The decade between 1642 and 1652 is marked by one of the most important collaborations in the history of Seventeenth-Century Venetian opera: in these years Giovanni Faustini and Francesco Cavalli produced ten operas that establish some of the most durable stylistic conventions in public musical theater. The construction of the plots, so heterogeneous at the beginning of opera history, is gradually standardized. The dramatic basis of Faustini’s librettos is a conventional love intrigue: two pairs of lovers (sometimes three) are separated at the beginning of the drama, and then reunited at the end after several obstacles have been overcome. Faustini apparently seems to invent his stories borrowing them from different sources: narrative, dramatic, mythological, historical or pseudo-historical, iconographical. Unlike other librettists of the time, he does not refer to the literary sources of his librettos, and if he uses any, he hardly follows them rigidly. Dissimilar stories are jointly combined through syncretic mechanisms. But, what are the real sources from which Faustini derives his plots? And, even if we could identify them, how does Faustini use them in building his plots? Starting with some examples taken from Faustini’s librettos, this paper will offer a hypothetical reconstruction of the sources for L’Euripo (1649), based on a probable and unexplored connection between Venetian musical theater and Spanish comedia aurea.

«Ecco reciso alfine il groppo de l’inganno»: Giovanni Faustini’s “Euripo” from the Sources to the Plot

BADOLATO, NICOLA
2013

Abstract

The decade between 1642 and 1652 is marked by one of the most important collaborations in the history of Seventeenth-Century Venetian opera: in these years Giovanni Faustini and Francesco Cavalli produced ten operas that establish some of the most durable stylistic conventions in public musical theater. The construction of the plots, so heterogeneous at the beginning of opera history, is gradually standardized. The dramatic basis of Faustini’s librettos is a conventional love intrigue: two pairs of lovers (sometimes three) are separated at the beginning of the drama, and then reunited at the end after several obstacles have been overcome. Faustini apparently seems to invent his stories borrowing them from different sources: narrative, dramatic, mythological, historical or pseudo-historical, iconographical. Unlike other librettists of the time, he does not refer to the literary sources of his librettos, and if he uses any, he hardly follows them rigidly. Dissimilar stories are jointly combined through syncretic mechanisms. But, what are the real sources from which Faustini derives his plots? And, even if we could identify them, how does Faustini use them in building his plots? Starting with some examples taken from Faustini’s librettos, this paper will offer a hypothetical reconstruction of the sources for L’Euripo (1649), based on a probable and unexplored connection between Venetian musical theater and Spanish comedia aurea.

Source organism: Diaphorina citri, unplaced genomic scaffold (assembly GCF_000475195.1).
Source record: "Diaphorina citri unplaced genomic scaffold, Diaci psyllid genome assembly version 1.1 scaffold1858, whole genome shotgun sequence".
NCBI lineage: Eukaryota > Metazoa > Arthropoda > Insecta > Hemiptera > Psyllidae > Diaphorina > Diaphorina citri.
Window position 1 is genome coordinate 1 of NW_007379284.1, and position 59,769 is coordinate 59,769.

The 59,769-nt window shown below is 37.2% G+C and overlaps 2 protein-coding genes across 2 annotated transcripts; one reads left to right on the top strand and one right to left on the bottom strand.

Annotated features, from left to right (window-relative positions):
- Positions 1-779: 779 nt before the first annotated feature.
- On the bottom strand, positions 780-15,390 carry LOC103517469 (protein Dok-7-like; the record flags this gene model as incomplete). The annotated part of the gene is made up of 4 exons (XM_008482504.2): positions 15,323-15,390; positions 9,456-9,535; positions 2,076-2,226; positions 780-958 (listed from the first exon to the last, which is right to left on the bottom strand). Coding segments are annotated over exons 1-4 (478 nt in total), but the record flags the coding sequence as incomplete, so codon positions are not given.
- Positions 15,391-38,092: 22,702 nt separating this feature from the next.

Cavalli’s Operas on the Modern Stage. Manuscript, Edition, Production
261
273
N. Badolato
File in questo prodotto:
Eventuali allegati, non sono esposti

I documenti in IRIS sono protetti da copyright e tutti i diritti sono riservati, salvo diversa indicazione.

Utilizza questo identificativo per citare o creare un link a questo documento: http://hdl.handle.net/11585/126190
 Attenzione

Attenzione! I dati visualizzati non sono stati sottoposti a validazione da parte dell'ateneo

Citazioni
  • ???jsp.display-item.citation.pmc??? ND
  • Scopus ND
  • ???jsp.display-item.citation.isi??? ND
social impact